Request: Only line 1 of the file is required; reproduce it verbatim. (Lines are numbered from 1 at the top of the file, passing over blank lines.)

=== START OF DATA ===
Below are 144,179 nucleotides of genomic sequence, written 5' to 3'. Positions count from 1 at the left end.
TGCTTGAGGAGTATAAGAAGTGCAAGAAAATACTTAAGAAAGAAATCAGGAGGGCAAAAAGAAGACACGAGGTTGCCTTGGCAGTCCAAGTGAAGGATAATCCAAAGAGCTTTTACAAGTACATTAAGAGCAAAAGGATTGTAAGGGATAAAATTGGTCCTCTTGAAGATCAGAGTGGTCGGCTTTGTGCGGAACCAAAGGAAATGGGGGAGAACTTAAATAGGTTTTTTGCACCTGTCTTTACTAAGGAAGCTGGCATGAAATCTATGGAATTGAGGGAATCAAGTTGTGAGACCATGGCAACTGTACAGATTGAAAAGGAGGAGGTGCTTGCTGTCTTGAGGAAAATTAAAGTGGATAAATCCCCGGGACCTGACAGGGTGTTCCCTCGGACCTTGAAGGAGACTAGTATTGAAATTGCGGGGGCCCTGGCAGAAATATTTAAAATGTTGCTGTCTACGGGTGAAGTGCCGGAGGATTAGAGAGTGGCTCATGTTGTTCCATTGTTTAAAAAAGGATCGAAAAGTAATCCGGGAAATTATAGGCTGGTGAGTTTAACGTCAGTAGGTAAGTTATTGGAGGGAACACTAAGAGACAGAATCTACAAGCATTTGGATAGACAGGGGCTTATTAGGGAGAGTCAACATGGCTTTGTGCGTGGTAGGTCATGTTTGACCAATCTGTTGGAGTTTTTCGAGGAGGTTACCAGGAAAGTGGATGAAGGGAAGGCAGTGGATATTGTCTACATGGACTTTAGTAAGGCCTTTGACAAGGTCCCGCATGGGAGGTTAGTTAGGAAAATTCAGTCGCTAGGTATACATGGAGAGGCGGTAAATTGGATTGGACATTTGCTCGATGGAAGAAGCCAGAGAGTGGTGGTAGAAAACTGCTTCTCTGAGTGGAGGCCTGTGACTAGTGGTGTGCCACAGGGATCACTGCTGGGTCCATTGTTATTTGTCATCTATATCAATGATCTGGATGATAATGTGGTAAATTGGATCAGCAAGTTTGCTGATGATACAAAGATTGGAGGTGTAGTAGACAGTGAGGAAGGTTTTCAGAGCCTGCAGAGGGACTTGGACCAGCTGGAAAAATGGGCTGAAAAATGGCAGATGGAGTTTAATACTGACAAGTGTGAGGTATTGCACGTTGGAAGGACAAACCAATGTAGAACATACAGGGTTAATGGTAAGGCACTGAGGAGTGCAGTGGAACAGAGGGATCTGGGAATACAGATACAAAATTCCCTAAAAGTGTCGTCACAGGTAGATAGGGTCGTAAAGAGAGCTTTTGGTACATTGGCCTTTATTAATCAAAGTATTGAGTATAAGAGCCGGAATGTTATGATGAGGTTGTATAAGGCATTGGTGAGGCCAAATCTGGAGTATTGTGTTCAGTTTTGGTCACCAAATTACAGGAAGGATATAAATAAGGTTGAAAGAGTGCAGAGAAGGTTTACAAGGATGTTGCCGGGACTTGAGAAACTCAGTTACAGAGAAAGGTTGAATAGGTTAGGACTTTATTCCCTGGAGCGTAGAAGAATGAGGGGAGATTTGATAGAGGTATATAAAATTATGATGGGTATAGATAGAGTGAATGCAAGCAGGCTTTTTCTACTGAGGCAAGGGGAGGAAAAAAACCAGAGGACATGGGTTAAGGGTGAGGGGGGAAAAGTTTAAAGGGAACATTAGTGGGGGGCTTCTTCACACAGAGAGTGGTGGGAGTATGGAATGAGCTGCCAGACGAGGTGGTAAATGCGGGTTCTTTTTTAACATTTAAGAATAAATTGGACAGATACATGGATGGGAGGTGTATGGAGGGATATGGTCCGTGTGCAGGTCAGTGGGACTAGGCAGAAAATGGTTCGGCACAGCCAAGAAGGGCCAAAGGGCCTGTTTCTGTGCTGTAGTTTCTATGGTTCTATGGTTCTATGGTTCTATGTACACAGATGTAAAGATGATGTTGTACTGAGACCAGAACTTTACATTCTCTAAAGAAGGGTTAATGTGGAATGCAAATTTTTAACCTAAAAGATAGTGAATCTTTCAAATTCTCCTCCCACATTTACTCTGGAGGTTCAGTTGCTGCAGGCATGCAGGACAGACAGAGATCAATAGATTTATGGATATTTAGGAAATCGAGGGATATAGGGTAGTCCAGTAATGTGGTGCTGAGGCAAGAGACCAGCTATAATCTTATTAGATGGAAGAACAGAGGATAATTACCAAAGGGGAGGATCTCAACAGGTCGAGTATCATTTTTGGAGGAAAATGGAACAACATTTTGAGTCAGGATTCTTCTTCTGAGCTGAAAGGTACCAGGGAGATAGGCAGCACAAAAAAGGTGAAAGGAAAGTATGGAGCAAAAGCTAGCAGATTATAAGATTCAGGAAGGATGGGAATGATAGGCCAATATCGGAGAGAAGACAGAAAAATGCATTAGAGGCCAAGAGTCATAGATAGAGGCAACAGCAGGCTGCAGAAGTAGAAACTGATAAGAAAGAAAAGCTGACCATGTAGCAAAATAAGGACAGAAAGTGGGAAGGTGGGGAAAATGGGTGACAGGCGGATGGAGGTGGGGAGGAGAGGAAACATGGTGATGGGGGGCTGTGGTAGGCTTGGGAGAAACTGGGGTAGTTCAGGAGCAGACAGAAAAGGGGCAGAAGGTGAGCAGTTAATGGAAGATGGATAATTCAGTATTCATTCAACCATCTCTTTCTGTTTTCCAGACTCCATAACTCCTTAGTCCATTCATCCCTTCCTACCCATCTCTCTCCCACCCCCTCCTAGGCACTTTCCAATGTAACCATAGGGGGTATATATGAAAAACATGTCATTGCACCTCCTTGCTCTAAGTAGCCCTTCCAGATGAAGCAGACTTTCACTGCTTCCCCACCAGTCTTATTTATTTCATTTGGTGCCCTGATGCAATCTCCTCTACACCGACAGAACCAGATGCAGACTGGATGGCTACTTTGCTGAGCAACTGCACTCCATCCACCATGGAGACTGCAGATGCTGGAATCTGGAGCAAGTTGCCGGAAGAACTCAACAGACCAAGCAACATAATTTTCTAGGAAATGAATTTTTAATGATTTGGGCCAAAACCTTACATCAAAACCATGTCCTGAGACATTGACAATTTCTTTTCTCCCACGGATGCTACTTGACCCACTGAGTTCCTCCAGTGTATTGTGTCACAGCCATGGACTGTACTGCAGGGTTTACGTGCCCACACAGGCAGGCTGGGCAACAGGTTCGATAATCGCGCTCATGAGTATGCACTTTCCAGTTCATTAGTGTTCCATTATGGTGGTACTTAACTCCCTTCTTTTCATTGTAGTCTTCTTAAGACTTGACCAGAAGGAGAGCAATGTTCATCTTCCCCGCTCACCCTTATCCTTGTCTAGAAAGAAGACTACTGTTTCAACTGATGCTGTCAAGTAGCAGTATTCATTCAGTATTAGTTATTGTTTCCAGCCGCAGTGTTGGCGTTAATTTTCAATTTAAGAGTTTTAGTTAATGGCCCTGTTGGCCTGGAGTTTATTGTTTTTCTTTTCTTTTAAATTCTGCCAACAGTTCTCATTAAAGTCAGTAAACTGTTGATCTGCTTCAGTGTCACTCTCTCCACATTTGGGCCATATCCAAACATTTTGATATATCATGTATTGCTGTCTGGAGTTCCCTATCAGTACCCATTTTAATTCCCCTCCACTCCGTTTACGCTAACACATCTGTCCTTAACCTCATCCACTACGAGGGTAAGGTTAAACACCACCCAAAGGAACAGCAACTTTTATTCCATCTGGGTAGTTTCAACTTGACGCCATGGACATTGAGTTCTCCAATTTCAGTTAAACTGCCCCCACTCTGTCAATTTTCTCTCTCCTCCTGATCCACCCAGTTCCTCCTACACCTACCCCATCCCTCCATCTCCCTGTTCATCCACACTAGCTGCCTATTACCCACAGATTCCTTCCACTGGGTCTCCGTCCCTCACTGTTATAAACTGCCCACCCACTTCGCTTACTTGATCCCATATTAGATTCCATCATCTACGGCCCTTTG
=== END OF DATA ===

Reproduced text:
Below are 144,179 nucleotides of genomic sequence, written 5' to 3'. Positions count from 1 at the left end.